The government will look to create more flexibility for pension schemes to invest in illiquid and infrastructure assets, as part of a Budget pledge to help rebuild a ‘greener’ economy after the coronavirus pandemic.
The chancellor’s announcement in today’s Budget, has been welcomed by the industry, although details on how this will operate will only emerge after an FCA consultation on this issue.
Scottish Widows head of policy, pensions and investments Peter Glancy says: “By allowing pension funds to invest in the redevelopment of the country’s infrastructure and economic initiatives, the trillions invested in UK pensions could provide a much needed boost as Britain looks to bounce back from Covid-19.
“This could also be great news for pension savers, whose pension pots would benefit from the returns on these investments in the long run. We await the FCA consultation promised today by the Chancellor.”
Hymans Robertson head of DC investment William Chan approved of this move, but warned it could have an upward pressure on pension scheme fees.
He says: “We welcome the government’s commitment to exploring how they can remove barriers to investing in illiquid assets. We believe some illiquid assets can improve member outcomes at retirement and as schemes become larger, the more traditional problems such as daily liquidity are likely to be less of a challenge.
“As with any investment, it will be critical to explore where these asset types can add most value for members through their pensions journey and not simply regard them as a panacea.”
He adds: “We acknowledge that more investment in illiquid assets investment by DC schemes could make a big difference in society given their potential to contribute to projects such as renewable energy. If we can also use this as a way to engage members in their pension savings – because they can physically see the good their money is doing – we can also potentially encourage them to contribute more to their pension savings.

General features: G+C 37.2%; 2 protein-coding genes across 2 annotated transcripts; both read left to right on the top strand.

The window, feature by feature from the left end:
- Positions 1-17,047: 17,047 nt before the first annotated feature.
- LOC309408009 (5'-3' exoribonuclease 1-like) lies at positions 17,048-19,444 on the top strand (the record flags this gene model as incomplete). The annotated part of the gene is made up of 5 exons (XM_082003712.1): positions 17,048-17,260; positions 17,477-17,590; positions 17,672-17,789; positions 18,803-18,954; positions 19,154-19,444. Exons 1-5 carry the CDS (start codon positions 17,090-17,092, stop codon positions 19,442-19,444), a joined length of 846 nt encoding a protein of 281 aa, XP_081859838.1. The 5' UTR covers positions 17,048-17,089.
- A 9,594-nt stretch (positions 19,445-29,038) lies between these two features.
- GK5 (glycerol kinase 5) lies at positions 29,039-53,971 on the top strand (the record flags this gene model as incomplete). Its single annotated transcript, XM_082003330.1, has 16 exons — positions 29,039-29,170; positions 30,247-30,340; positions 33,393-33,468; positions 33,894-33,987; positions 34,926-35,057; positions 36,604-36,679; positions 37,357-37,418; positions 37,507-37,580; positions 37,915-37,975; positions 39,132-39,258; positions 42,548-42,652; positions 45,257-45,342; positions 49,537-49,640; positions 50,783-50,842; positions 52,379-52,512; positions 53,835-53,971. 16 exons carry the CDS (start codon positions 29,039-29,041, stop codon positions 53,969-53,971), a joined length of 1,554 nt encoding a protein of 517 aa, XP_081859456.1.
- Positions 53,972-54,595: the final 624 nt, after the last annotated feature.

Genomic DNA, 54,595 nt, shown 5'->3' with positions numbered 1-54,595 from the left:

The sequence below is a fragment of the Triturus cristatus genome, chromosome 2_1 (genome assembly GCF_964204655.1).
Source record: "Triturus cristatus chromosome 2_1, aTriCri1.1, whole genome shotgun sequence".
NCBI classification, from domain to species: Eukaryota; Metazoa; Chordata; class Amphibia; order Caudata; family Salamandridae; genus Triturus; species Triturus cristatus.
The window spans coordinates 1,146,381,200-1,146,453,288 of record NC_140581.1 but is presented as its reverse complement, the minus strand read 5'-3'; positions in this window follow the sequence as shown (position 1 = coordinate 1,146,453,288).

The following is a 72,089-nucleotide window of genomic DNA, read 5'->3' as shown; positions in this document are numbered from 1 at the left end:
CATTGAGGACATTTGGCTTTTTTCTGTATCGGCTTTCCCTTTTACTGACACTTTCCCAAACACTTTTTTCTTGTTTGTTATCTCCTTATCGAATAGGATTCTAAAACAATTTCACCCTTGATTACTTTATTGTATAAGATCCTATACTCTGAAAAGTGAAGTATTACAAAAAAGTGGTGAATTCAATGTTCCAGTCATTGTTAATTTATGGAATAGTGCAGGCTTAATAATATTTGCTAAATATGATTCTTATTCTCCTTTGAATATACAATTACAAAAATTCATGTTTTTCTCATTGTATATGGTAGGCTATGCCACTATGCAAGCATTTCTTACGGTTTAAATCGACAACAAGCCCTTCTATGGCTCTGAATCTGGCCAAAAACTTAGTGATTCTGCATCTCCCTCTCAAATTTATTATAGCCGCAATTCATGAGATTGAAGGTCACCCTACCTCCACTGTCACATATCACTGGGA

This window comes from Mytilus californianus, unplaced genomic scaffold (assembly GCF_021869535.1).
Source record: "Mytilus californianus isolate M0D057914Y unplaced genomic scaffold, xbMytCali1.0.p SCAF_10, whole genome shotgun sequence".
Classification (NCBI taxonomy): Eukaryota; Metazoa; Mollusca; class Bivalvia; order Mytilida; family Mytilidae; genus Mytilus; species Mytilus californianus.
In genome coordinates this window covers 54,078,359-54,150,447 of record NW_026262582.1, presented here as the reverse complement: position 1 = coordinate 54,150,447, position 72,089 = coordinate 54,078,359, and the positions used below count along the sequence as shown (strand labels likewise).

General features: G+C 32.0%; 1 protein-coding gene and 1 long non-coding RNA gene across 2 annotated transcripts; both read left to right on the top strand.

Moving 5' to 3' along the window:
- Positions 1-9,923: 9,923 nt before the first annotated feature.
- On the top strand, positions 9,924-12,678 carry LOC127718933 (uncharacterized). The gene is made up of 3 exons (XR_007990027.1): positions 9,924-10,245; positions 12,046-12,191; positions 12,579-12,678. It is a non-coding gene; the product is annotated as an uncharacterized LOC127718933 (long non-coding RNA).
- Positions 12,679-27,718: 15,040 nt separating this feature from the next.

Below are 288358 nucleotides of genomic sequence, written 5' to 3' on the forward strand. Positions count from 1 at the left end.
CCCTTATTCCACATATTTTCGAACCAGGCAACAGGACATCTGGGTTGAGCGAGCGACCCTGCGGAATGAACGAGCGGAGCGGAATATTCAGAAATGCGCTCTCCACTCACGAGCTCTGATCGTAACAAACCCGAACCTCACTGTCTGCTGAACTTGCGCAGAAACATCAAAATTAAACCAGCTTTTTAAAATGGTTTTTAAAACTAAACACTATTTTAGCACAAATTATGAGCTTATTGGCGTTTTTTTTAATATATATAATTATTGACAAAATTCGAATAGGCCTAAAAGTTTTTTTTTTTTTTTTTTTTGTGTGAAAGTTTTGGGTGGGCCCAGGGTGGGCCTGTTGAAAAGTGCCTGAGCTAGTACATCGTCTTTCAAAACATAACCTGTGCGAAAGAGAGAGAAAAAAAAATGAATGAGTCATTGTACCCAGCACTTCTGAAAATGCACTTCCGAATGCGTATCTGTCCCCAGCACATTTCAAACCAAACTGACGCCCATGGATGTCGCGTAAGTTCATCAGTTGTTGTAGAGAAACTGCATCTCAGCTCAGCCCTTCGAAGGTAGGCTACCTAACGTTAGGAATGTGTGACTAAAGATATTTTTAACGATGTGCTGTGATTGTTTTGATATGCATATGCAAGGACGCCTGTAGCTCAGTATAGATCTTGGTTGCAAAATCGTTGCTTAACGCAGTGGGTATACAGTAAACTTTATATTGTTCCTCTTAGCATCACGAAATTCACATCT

“There will also need to be a mind shift away from the current focus on low fees and trustees may need to brave and increase fees to members by introducing more expensive asset classes in order to deliver better returns. We’d expect to see downward pressure on fees in other parts of default investment strategies in order to accommodate some of these more costly asset classes.”
Nest, the UK’s largest pension scheme by membership, also welcomed this announcement. Its chief investment officer, Mark Fawcett says: “As the global economy recovers from the pandemic we see potential for certain trends to accelerate, particularly growth companies developing new green technology and digital innovation.
“With 9.8m Nest members, representing nearly a third of the UK workforce, unlocking returns from sectors crucial to solving the climate catastrophe is a win-win for our savers and society.
“We want to give our members a bigger pension in a better world, which is why we welcome government smoothing the way for institutional investors to deploy more patient capital where we see the right opportunities.”
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